LiveAction 4.1, shipped in late August, provides additional Cisco IWAN management features available with PfRv3 release, announced in July for ISR and ASR platforms. As Cisco’s preferred management solution for IWAN, LiveAction makes troubleshooting of performance routing issues easier through at-a-glance visual dashboards and simple workflows.
LiveAction 4.1 leverages the scalability enhancements provided in version 4.0 and adds several important functions allowing enterprises to take advantage of improved intelligent path control for Cisco Intelligent WAN and large-scale configuration and change management functions. LiveAction 4.1 features provide the following customer benefits:
- More robust PfRv3 dashboard and workflows enabling faster troubleshooting
- PfR configuration and provisioning via Net LineDancer (NetLD) integration
- 5X faster report processing than LiveAction 3.0
- Full NCCM functions through integration with NetLD
- Device grouping allowing common operations across multiple devices with ease
- Easier to deploy device configurations to multi-vendor platforms
- No more restrictions on single admin login and flexibility in Active Directory login
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Tags: asr 1000, CSR 1000V, ISR 4000, IWAN, LiveAction, PfR
Cisco Intelligent WAN or IWAN is a solution from Cisco to optimize and better utilize your branch WAN connectivity. It addresses several aspects of WAN concerns like cost, security and application experience. There are many challenges that IT is facing today in the enterprise world and I would like to address the top three in this blog post.
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Tags: #IWANWed, AVC, IWAN, PfR
“Location, Location, Location” is what you need to keep in mind for real estate in the physical world. But in today’s
enterprise environment where everything is virtual and many critical apps are in the data center or cloud, the most important thing is connectivity.
So welcome to the era of connectivity, connectivity, connectivity!
As connectivity is so important, what can we do to ensure the uptime of the branch WAN connectivity without increasing costs?
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Tags: Intelligent WAN, ISR, IWAN, MPLA, performance routing, PfR
Food for thought
The other day, I went to the café to grab my lunch and notice something that got me thinking of an IT problem we’re going to see more and more.
I’m not a soccer sport fan but of course I am aware of the 2014 FIFA World Cup™ event that is happening.
Anyways, I saw a guy watching a live stream of the game between Iran and Nigeria on his mobile device and it got me thinking “I wonder how much bandwidth this thing is taking?”
All major sports event like the Superbowl, World Cup, NBA Finals, PGA tour, Olympics, etc. are streaming LIVE games and many people around the globe are watching the World Cup during business hours as its always 9 to 5 somewhere. Read More »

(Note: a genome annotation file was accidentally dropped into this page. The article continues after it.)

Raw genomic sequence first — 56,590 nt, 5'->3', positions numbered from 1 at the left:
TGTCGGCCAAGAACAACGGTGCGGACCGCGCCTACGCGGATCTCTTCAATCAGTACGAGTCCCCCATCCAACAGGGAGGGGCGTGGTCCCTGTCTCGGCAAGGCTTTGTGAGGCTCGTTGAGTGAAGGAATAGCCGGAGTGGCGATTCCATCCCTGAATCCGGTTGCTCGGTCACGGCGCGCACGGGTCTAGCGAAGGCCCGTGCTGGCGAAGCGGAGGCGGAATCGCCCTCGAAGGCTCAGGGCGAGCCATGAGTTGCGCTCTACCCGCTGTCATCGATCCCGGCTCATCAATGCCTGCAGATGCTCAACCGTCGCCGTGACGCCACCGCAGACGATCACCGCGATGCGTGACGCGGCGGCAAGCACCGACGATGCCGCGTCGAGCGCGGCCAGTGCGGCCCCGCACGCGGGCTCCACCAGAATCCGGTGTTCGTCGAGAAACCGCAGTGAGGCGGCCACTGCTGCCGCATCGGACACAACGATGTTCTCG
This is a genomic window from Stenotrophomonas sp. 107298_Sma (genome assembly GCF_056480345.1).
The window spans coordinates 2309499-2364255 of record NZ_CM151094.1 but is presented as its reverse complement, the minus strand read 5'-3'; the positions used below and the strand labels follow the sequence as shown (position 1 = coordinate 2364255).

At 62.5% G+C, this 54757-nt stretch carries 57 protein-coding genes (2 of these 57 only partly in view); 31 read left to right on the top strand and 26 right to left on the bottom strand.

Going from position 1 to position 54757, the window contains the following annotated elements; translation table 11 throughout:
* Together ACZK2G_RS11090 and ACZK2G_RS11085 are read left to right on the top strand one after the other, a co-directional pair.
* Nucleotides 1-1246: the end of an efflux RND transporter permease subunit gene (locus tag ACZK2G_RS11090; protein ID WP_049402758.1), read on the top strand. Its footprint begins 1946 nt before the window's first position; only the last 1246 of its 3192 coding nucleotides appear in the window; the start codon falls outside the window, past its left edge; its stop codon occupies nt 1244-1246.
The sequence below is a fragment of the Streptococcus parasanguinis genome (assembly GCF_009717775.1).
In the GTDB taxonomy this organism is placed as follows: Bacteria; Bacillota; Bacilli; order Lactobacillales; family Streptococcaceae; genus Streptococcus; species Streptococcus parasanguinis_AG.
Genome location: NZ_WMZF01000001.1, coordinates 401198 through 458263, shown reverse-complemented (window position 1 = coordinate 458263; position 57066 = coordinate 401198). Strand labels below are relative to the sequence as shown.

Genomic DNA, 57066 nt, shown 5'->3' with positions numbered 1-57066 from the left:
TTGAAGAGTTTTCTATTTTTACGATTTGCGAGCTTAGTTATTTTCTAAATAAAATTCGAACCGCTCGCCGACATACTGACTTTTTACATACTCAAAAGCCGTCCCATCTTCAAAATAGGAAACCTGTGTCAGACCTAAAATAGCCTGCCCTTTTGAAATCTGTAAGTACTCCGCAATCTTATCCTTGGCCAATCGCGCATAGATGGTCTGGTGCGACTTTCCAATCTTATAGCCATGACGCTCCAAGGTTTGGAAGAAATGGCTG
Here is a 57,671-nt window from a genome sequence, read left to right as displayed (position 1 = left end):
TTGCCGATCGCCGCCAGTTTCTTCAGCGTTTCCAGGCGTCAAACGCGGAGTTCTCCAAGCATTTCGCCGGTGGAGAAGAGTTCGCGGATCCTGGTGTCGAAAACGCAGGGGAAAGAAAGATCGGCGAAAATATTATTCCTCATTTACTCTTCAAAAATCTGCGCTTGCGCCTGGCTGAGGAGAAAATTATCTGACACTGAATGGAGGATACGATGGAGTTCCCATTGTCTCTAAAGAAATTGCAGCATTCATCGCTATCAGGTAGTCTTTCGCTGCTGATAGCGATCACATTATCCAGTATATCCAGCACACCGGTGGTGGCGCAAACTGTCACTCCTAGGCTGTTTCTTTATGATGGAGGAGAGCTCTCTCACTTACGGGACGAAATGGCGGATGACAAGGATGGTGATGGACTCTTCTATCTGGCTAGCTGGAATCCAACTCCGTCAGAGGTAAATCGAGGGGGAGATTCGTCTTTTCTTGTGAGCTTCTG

Tags: application experience, AVC, bandwidth, IWAN, mpls, online streaming, optimization, PfR, video, world cup
In my last blog I talked about the value of Pfr to the IWAN solution. This week I wanted to talk about DMVPN and why it is going to be a critical component of your IWAN deployment.
Your IWAN topology will most likely consist of one or more internet connections which means that your data will be traveling over untrusted connections and shared environments so security is going to be top of mind. So how do you secure your data over the internet and other untrusted or shared environments? Well DMVPN (Dynamic Multi-point Virtual Private Network) is based on VPN the same technology that many of you use today to securely connect back to your office when you are traveling or working from home. A VPN will create a tunnel between two end-points and then encrypt all data traveling over the tunnel. VPN’s can connect users to a remote site, client-to-site VPN, or connect two remote sites, site-to-site VPN. Unlike VPN, DMVPN can securely connect multiple points together dynamically.
So how does DMVPN work and what is the benefit to IWAN? DMVPN works on top of your WAN infrastructure which means that DMVPN tunnels will be established between branch sites as traffic flow demands. In a common hub and spoke topology example, when data needs to be sent from the spoke to the hub site, the spoke will establish a VPN tunnel to the hub by registering first with the hub. In order for each tunnel to function a new dynamic IP address is created at the branch since the hub site will initiate the connection. In order for data to be routed between sites over the DMVPN tunnels, routing information will need to be exchanged. As more tunnels are created there will be more dynamically created IP addresses and traditional routing protocols like BGP or EIGRP are used to efficiently share routing information so all sites can talk to each other. Lastly QoS is applied to each tunnel to ensure that the hub site does not oversubscribe the spoke sites.
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Tags: Cisco ISR, DMVPN, IWAN, PfR